Osteoporosis And Bone Health - Why The Optimal Intake Of Vitamin D and K Is More Important Than Calcium Supplementation
Posted Jan 07 2009 3:16pm
An estimated 10 million Americans - 8 million women and 2 million men - have osteoporosis (porous bones). Another 34 million have low bone mass, placing them at increased risk for osteoporosis. (1) Osteoporosis and Osteopenia (low bone density)*, is related to many factors beyond calcium need and optimization. Magnesium, Zinc, Copper, manganese, boron and many more mineral cofactors, are important in healthy bone formation. Besides minerals, vitamin D, K, folic acid, vitamin B6, B12, phosphorus, and vitamin C are all shown to have a vital role in bone health. You need the complete spectrum of mineral supplementation to benefit from nutritional therapy. Certainly, the type of calcium, or for that matter, the “types” of supportive minerals can make a difference in absorption and healthy bone metabolism. I recommend a “true chelated” mineral product that is produced by Albion Labs. The minerals from Albion are chelated (bound to amino acids) that allows for superior assimilation in the digestive tract. However, calcium is far from the “answer” to bone loss as women and men age. Studies have indicated that higher amounts of calcium for the prevention of osteoporosis may not actually reduce risk. In countries where average daily calcium intake is low, bone fracture rates are low in comparison to those in the U.S and other western societies who consume high-calcium diets. (2) In fact, more important than your intake of calcium, is the optimal intake of vitamin D and K from supplemental sources. Vitamin D
Vitamin D plays an important role in optimal health. Low vitamin D status is associated with several chronic diseases including insulin resistance, cardiovascular disease, autoimmune disease, Alzheimer’s disease, Osteoporosis and many others. The value of vitamin D in healthy bones is understood by most. However, what is not well known is that the levels recommended by most resources for this vital nutrient-200 to 600 I.U.s, are woefully inadequate, both for bone health and the health of your heart and brain. For this article we will stick to the relationship of vitamin D to bone health and the fact that many individuals are not getting enough.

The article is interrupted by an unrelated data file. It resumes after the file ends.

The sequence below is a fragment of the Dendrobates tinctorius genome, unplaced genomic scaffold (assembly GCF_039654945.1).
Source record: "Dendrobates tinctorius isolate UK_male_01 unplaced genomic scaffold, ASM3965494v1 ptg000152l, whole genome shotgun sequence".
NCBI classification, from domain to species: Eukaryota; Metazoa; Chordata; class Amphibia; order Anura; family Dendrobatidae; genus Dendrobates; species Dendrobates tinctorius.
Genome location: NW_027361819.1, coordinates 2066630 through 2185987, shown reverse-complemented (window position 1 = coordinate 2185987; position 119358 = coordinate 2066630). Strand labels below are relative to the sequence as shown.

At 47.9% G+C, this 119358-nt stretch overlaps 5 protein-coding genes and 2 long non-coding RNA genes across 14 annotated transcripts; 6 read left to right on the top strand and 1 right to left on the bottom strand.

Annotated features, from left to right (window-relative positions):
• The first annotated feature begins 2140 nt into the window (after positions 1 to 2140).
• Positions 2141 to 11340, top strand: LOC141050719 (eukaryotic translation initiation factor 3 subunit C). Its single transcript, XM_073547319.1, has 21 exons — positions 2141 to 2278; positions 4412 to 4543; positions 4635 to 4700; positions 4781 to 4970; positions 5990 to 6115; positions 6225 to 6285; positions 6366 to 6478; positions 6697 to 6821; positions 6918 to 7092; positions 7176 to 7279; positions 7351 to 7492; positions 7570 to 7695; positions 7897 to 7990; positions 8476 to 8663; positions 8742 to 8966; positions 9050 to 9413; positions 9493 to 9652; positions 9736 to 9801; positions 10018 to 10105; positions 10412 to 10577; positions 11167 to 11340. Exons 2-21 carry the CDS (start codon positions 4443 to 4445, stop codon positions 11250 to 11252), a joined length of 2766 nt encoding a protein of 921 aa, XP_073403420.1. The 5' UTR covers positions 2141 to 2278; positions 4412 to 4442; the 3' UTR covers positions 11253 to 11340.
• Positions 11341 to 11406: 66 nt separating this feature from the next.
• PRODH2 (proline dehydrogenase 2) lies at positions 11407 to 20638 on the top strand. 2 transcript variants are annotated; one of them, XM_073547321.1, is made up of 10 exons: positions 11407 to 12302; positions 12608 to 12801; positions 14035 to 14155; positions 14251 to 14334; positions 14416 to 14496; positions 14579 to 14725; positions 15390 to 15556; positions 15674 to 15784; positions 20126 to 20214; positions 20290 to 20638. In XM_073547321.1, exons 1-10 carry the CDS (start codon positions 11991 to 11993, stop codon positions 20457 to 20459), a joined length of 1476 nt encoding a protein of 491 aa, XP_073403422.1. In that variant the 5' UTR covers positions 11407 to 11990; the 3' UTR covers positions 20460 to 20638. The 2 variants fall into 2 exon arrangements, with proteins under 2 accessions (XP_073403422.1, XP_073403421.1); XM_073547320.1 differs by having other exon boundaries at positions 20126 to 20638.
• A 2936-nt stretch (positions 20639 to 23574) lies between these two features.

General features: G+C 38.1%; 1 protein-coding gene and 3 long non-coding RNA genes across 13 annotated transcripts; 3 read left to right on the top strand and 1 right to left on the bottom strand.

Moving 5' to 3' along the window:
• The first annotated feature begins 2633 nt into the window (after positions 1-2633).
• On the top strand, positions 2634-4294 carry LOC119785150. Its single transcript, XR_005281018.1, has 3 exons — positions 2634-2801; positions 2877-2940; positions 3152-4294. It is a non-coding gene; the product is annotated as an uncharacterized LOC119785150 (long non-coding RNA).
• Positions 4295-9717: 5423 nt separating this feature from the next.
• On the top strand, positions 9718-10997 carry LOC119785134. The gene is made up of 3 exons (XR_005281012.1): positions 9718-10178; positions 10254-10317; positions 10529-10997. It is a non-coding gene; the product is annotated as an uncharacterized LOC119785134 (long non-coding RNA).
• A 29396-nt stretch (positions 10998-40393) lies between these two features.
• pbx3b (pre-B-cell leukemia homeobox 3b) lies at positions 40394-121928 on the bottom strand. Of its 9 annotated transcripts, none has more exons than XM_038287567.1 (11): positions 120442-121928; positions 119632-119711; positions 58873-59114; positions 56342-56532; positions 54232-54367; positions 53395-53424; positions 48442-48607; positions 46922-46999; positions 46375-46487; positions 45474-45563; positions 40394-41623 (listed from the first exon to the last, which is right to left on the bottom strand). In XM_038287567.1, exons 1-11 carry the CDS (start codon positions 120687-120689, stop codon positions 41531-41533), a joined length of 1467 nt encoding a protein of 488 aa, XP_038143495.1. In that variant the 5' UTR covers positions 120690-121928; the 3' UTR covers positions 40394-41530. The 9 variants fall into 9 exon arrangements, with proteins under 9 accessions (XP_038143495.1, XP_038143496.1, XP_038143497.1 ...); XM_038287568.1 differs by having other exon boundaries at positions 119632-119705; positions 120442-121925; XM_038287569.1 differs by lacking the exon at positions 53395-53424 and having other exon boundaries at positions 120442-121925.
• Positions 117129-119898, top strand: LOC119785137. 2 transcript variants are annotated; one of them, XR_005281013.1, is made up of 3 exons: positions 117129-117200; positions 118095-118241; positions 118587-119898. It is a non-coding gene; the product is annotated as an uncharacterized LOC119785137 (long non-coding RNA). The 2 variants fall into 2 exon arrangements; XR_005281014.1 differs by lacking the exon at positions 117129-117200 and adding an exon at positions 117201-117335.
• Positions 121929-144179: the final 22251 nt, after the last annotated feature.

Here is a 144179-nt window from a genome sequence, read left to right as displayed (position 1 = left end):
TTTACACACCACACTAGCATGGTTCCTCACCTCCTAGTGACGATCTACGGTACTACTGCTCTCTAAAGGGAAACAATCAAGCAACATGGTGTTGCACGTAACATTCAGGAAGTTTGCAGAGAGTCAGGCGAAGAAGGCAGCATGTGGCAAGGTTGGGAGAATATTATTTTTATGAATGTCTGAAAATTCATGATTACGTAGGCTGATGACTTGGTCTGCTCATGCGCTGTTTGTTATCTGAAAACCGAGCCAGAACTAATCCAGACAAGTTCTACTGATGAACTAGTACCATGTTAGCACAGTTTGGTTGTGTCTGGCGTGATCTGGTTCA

Vitamin D is vital to bone metabolism. Without vit. D, you cannot utilize the calcium you ingest. Vitamin D (D3) facilitates the absorption of the calcium from the small intestine and stimulates the production of osteocalcin, an important bone protein (see vit K section-Part 2)*, by bone cells. Recent research in vitamin D levels in people indicates that an optimum daily intake of 1,000 to 2,000 IUs of vitamin D may be the ideal level of supplementation to shoot for-especially above 40 degrees latitude in the U.S. (north of San Francisco, Denver, Indianapolis, and Philadelphia), and during the winter where sun exposure is minimal if any. (3) However, recent evidence also indicates that living in a sunny climate is no guarantee of vitamin D sufficiency. The majority of residents of southern Arizona where sun exposure is high were found to be deficient in vitamin D (25(OH)D). (4) This finding coupled with fact that the late winter average of 25-hydroxyvitamin D (25(OH)D) in the US is about 15-18 ng/ml, indicates that the assessment for need of vitamin D and supplementation in higher doses than currently recommended, is necessary to bring most individuals to vitamin D sufficiency. One study of healthy adult men, determined that between 3,000 to 5,000 IUs of vitamin D3 intake during winter months was necessary to maintain blood levels achieved during the previous fall months. (5) And recently, the US-based Council for Responsible Nutrition (CRN) upon review of numerous clinical trials, recommended that the tolerable upper intake level for oral vitamin D3 should be increased five-fold from the current 2,000 IUs/day to 10,000 IUs/day. (6) What is the right dose for you? The only way to ascertain the ideal dose of vitamin D is to check your blood levels. Optimum Serum Vitamin D Levels